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Plow lights and headlights

Discussion in 'Commercial Snow Removal' started by john r, Oct 6, 2001.

  1. john r

    john r Senior Member
    from NJ
    Messages: 239

    Why is it after every plow install the mfg. disables the headlights when operating the plow? The plow lights aren't really worth two cents. IMO, they are no better than the under the bumper type driving lights you see on cars! If I really want to see whats ahead of me I need to install some highlights or follow the wiring diagram so I can pull the wire to have both plow and headlights to work simultaneously.
  2. CT18fireman

    CT18fireman Banned
    Messages: 2,133

    Actually the plow lights are exactely the same as headlights. Some are even more powerful. IF you run your regular headlights you will get an awful glare from the plow. I suggest that the lights are probably not aimed correctly and this is why you think they are poor. Take some time and aim them and you will find they are up to the task.
  3. plowjockey

    plowjockey PlowSite.com Sponsor
    Messages: 622

    An easy way to aim those lights would be to pull up to a wall about 50 feet away and try to get the lights in the same area. You have to remember that the plow lights are mounted higher up than the regular headlights and therefore they operate at a different angle.
    You don't want them to shine too high so as not to blind oncoming traffic.

  4. ddm

    ddm Member
    Messages: 57

    Shining against a wall is a good idea to get them aimed properly.
    I'd add, do it once with the plow down, then raise the plow up and see what happens. Most trucks squat a little under the load and that can make a big difference with the lights and how far you can see. I normally pick a "happy middle" and go with it.
  5. CT18fireman

    CT18fireman Banned
    Messages: 2,133

    We like to aim them just a bit higher then the regular lights. This was with the plow up they are not blinding abut when the plow is down they give a wide and long spread allowing pleanty of visibilty at night.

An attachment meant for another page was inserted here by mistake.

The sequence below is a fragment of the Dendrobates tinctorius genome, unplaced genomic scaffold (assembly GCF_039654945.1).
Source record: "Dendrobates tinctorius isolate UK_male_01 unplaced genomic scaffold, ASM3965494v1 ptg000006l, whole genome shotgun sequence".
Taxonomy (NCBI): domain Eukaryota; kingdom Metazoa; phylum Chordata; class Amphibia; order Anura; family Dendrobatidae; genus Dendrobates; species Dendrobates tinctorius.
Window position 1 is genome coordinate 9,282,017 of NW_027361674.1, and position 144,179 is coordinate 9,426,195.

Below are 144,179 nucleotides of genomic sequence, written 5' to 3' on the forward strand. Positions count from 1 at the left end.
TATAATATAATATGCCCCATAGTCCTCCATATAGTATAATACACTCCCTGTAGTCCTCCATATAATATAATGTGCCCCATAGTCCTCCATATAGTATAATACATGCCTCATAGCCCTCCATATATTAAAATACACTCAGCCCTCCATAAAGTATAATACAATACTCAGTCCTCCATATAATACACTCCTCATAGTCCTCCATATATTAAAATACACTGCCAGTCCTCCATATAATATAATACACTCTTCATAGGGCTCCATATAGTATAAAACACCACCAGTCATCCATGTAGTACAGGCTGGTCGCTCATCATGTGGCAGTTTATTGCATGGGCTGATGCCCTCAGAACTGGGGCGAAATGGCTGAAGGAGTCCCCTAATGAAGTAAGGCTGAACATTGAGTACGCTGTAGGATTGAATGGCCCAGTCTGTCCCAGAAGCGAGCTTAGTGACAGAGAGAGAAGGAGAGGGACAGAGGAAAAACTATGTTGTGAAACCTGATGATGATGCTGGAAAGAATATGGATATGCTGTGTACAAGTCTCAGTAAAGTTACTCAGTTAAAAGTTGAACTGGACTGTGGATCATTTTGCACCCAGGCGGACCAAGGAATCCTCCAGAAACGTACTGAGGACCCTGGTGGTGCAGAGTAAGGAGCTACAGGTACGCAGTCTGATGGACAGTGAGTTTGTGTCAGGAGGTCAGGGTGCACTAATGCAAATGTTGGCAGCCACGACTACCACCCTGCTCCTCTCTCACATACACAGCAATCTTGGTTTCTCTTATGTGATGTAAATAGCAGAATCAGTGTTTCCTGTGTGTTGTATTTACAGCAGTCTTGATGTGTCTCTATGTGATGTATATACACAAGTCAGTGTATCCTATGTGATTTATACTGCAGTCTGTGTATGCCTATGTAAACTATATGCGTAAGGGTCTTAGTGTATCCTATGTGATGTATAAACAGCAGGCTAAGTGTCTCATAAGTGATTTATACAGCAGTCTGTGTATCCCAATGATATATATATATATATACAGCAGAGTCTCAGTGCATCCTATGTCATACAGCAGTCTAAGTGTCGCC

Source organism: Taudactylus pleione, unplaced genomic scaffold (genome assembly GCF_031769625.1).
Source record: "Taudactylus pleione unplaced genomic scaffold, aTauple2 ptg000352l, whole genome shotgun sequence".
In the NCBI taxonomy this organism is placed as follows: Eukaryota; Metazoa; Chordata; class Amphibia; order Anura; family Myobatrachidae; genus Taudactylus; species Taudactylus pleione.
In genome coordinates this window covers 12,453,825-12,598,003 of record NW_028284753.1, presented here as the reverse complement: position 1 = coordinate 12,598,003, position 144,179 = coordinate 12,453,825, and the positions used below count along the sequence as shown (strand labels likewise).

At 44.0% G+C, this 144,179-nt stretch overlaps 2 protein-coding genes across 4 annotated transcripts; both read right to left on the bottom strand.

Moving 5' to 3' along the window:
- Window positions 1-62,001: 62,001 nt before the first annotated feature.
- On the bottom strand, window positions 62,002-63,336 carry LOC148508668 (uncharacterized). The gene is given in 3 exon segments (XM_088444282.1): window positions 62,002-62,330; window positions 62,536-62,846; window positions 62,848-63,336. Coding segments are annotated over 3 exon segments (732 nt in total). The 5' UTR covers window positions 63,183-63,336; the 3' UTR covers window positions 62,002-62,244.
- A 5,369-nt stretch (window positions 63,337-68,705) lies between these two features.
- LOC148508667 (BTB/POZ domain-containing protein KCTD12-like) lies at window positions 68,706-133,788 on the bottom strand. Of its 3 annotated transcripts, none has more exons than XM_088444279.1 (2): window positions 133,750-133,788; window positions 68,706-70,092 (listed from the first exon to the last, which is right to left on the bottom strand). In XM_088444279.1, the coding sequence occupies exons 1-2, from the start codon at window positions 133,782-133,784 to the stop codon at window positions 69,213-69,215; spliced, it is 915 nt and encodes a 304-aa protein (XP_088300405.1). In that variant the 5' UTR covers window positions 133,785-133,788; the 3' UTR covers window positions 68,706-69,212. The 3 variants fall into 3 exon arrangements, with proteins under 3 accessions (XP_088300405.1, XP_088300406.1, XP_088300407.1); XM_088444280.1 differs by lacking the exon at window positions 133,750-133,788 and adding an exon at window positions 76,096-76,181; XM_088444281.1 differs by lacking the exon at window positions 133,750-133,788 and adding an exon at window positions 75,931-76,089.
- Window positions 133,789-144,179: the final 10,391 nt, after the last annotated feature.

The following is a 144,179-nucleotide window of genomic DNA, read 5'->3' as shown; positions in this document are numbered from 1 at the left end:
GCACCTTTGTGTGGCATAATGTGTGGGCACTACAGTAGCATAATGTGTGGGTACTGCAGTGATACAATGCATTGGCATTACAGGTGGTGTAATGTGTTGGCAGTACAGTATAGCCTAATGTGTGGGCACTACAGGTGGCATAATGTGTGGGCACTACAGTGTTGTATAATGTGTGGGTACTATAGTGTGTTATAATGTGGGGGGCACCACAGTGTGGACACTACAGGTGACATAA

6. 75

    75 PlowSite.com Addict
    Messages: 1,382

    Unless you have a really high truck, even with the blade down your regular headlights are going to be annoying due to the light shining off the back of your plow as CT18 mentions.

    Aimed properly, the plow lights should be as effective as your regular headlights. If they aren't equipped with them already, you can also try a halogen bulb or sealbeam (depending on the type of lights you have)

    One other thing to remember: Laws are different everywhere, but having both the plow lights and regular lights on could get you into trouble with the "law" while travelling down the road.

    If you do decide you want both sets of lights on at once, leave your stock wiring alone and run the plow lights on their own (fused!!!) circuit. Just don't forget to shut 'em off when travelling. Also, remember that the turn/marker portion of the plow lights is there so other drivers can see your signals when the plow is on the truck - most plows block the truck signal lights.
  7. nsmilligan

    nsmilligan PlowSite.com Veteran
    Messages: 704

    The biggest thing about not running both set of lights together is the draw on the electrical system. Headlights are usually about 50 watts each, or they draw about 10 amps. If you're running warning lights, extra backup light, why run the regular headlights, like the other guys said they're pretty useless with the plow on. Most plow lights are halogen and are the same as most regular headlights, make sure they're aimed property with the plow up!

  8. Lou

    Lou Member
    Messages: 74

    You may want to check the makers recommended bulb number
    for the plow and lights you are using. Most plow lights are different from standard bulbs as they have a shallow downward beam and are flat across the bottom, not oval.